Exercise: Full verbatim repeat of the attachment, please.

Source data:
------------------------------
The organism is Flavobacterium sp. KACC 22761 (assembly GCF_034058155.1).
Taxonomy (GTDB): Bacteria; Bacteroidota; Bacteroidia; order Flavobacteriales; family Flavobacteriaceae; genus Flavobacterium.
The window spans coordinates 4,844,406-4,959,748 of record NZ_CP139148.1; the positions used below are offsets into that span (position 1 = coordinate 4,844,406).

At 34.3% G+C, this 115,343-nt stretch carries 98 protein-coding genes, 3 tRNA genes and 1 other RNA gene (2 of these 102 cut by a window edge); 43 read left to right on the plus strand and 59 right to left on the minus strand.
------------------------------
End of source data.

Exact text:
The organism is Flavobacterium sp. KACC 22761 (assembly GCF_034058155.1).
Taxonomy (GTDB): Bacteria; Bacteroidota; Bacteroidia; order Flavobacteriales; family Flavobacteriaceae; genus Flavobacterium.
The window spans coordinates 4,844,406-4,959,748 of record NZ_CP139148.1; the positions used below are offsets into that span (position 1 = coordinate 4,844,406).

At 34.3% G+C, this 115,343-nt stretch carries 98 protein-coding genes, 3 tRNA genes and 1 other RNA gene (2 of these 102 cut by a window edge); 43 read left to right on the plus strand and 59 right to left on the minus strand.